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First study on the new ArthroS™ simulator for arthroscopy

January 04, 2013

Evaluation of a Novel Virtual Reality Simulator for Knee Arthroscopy

Fucentese SF a, Rahm S a, Spillmann J b , Harders M b, Koch PP a

a Balgrist University Zurich, Switzerland
b ETH Zurich, Switzerland 

Abstract presented at the AGA conference in Zurich, Switzerland, September 19, 2012

Background: Simulator training in orthopaedics is still in its infancy. The aim of this study is to determine face and construct validity of a new virtual reality simulator (VirtaMed ArthroS™) for diagnostic and therapeutic knee arthroscopy by analysis of simulator metrics of participants with varying arthroscopy experience.

Methods: Participants (n=64) of an arthroscopy course (Arthroscopy Course Arosa 2012) were grouped into novices (N=33, <20 knee arthroscopies (KA) performed), intermediates (N=19, 21-99 KA) and experts (N=12, >100 KA). All participants completed a standardized introduction to the simulator followed by two exercises (diagnostic knee arthroscopy with removal of foreign bodies, and partial lateral meniscectomy). Construct validity was tested by comparing various simulator metrics between novices and experts. In order to establish face validity, all participants filled out a questionnaire with 14 items concerning different aspects of simulator realism, 7 items concerning training capacity and 8 different statements.

Results: In the foreign body removal exercise, experts were significantly faster (6min14s vs 8min25s, p=0.002), took less time for the diagnostic part (2 min 31s vs 3 min 32s, p=0.006), and had a shorter camera path length (177 vs 245 cm, p=0.003). Differences in grasper distance and number of bodies removed did not reach significance. In the meniscectomy exercise, experts were again faster (2 min 21s vs 3 min 47s, p<0.001), and had both, shorter camera distance (24cm vs 48 cm, p=0.002) and punch distance (53 cm vs 69 cm, p=0.024). In the questionnaire, overall realism was rated a mean value of 5.5 (mean value of items ranging from 3.9 for tactile sensation to 5.9 scope realism) on a 7-point Likert scale. Global training capacity was rated a mean value of 5.9 (mean value of items ranging from 5.5 for therapeutic to 6.3 for hand-eye coordination). Participants considered the simulator as useful for procedural training of diagnostic and therapeutic arthroscopy and that the simulator training should be recommended for any orthopaedic resident.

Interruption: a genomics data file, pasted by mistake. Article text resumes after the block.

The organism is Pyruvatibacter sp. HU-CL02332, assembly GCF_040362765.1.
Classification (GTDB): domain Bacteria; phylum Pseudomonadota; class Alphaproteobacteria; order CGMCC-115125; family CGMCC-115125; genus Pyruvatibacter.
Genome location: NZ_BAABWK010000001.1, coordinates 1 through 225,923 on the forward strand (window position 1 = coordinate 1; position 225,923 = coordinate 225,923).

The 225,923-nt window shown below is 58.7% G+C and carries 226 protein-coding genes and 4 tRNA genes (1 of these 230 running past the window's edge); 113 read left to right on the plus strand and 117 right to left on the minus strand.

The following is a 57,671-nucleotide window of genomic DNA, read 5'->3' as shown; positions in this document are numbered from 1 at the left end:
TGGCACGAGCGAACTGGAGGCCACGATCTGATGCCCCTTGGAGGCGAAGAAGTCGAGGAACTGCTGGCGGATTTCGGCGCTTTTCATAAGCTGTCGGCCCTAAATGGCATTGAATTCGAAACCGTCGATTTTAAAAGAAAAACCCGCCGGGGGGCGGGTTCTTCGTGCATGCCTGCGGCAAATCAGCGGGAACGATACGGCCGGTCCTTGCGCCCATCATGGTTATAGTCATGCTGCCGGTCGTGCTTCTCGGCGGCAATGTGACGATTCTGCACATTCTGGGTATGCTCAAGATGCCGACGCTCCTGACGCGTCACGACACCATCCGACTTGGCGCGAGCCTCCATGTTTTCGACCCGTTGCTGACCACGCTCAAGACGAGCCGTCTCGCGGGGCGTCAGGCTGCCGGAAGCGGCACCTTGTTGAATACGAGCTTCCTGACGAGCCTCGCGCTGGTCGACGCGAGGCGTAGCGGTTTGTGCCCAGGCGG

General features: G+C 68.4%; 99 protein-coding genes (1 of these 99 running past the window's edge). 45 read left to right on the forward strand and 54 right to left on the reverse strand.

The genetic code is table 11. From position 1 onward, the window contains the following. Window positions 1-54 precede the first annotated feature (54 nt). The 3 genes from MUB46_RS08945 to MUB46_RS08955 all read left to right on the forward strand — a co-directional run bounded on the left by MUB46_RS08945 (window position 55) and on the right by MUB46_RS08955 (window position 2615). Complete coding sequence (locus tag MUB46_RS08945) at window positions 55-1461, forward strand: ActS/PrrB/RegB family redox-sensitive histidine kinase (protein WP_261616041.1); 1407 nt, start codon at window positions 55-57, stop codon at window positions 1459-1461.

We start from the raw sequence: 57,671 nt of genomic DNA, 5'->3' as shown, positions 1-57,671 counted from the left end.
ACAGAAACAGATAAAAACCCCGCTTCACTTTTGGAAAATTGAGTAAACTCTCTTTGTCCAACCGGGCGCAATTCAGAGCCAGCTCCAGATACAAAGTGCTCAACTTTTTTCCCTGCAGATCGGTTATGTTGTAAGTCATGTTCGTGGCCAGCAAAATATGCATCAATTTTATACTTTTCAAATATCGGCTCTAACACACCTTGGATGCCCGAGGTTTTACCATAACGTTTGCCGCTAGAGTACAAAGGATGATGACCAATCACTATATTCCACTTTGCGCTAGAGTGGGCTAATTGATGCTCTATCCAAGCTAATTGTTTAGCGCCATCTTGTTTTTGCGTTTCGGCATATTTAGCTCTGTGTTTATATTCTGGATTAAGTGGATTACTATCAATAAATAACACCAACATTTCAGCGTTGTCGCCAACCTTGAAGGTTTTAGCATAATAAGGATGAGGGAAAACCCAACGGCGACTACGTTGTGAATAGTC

Conclusion: The VirtaMed ArthroS™-simulator is a realistic and useful training method and able to differentiate between different levels of arthroscopic experience. Virtual reality simulation could offer a significant contribution to the training of knee arthroscopy skills but further improvement of the simulator especially in the field of therapeutic arthroscopy is desirable.


The ArthroS ™ is currently being presented at IMSH conference in Orlando, Florida, USA and at the Arab Health conference in Dubai, UAE. Please feel free to stop by our booth and try it out yourself!